As we were writing this blog, the COVID19 hit. How has that affected your career trajectory and particularly MilleniVision.
COVID-19 has certainly put a strange halt on my progress. I am very fortunate to still have my job at a Digital Health Startup. However, due to COVID-19 my hours have been reduced. I had also been chosen as a finalist for a new position, but that is currently on hold due to their concern for the future of the organization. There is a lot of uncertainty plaguing many companies and organizations, so it’s a matter of patience at this time. In the meanwhile, I have been able to jump on a paid project that studies the transmission of COVID-19 in areas surrounding hospitals and health facilities. VERY INTERESTING!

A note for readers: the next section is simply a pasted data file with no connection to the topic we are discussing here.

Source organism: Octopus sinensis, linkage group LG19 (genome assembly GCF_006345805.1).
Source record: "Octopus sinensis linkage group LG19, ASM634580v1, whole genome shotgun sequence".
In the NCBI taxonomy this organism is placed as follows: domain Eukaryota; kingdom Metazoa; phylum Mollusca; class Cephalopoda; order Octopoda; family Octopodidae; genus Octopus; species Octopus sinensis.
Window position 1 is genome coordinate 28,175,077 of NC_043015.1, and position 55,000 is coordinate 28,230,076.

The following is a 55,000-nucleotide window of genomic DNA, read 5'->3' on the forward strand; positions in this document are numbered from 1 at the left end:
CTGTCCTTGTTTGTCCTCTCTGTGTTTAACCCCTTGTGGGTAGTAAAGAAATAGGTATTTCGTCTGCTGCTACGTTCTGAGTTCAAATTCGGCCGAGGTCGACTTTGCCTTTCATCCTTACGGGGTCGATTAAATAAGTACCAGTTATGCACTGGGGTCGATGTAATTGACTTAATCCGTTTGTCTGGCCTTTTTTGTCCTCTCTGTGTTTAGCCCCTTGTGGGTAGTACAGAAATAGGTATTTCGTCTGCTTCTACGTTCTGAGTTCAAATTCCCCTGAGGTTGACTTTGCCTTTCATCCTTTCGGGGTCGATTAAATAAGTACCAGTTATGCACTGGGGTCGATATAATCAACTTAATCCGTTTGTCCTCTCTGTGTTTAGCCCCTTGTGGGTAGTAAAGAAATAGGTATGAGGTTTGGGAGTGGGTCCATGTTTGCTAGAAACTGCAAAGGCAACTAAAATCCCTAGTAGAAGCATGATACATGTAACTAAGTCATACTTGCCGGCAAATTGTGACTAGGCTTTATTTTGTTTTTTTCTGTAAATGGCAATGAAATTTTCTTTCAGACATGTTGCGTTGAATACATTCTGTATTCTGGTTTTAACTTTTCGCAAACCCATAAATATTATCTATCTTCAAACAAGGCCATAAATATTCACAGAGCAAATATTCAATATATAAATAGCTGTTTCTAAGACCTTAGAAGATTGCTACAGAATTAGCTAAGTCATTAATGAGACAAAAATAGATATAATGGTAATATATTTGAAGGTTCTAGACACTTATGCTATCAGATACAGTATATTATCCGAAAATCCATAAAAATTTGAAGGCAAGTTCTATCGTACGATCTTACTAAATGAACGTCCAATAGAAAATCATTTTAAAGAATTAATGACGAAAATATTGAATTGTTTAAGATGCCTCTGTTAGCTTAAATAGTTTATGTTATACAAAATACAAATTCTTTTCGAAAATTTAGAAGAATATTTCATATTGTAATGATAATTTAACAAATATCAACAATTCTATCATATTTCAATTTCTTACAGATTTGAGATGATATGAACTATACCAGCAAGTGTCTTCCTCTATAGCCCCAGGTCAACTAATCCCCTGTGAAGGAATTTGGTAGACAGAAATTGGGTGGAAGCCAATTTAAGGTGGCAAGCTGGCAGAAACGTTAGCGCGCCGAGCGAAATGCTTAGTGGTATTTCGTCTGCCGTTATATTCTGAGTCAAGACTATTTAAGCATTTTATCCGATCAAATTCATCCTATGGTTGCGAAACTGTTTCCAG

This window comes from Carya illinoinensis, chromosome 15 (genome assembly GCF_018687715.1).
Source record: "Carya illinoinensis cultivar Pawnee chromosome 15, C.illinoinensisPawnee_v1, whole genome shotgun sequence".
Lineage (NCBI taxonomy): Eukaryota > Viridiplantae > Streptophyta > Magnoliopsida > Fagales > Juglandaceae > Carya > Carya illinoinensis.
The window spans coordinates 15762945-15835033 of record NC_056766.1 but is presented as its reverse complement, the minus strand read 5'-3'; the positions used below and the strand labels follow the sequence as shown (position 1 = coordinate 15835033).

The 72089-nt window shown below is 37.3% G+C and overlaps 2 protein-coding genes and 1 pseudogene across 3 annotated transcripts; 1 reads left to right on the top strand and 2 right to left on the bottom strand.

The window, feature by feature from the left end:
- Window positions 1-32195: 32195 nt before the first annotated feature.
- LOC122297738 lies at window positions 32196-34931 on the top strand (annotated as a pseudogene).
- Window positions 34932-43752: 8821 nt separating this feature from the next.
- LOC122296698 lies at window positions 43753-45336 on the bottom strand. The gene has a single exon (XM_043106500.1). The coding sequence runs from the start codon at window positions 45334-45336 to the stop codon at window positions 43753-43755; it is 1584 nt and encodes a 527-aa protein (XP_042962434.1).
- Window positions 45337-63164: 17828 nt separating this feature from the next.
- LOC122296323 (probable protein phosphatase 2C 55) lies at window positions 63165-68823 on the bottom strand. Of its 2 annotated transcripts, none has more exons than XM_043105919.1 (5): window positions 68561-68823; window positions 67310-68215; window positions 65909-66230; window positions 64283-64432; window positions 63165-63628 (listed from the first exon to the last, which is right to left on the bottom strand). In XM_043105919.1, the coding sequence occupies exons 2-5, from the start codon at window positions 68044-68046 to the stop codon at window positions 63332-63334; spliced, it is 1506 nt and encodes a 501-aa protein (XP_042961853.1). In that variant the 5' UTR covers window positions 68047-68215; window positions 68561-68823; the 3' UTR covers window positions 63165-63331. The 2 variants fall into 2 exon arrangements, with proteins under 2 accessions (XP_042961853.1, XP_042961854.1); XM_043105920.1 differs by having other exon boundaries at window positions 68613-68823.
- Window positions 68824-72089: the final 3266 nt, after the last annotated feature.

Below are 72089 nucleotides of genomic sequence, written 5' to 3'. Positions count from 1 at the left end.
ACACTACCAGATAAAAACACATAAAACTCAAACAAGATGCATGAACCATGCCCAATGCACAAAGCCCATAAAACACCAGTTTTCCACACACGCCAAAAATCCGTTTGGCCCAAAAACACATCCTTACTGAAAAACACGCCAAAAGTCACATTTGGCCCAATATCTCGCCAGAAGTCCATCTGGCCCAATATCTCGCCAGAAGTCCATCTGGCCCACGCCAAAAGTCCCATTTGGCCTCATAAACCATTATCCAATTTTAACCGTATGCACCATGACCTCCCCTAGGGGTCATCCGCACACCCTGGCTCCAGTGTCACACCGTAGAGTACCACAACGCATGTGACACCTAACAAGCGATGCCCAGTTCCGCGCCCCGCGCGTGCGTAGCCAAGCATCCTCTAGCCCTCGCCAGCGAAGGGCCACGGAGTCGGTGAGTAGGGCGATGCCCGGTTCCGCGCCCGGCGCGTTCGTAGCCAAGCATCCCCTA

As for MilleniVision, things are actually great. We have decided to take a new direction where we will be creating an app that connects young professionals to the best business and career focused events. Everyone is looking for a community of professionals to connect with. With there being so many, we decided that we are well-positioned to be the ones connecting them. As a team, we are currently doing some user research and preparing for the design & development of the app itself. This is going to be a very influential platform and we can’t wait to see how this app will truly change lives.
This is the first in a fairly new focus for the blog on how experiences in college, on top of a fine academic education, translate into jobs in the first few years after college. Look for more.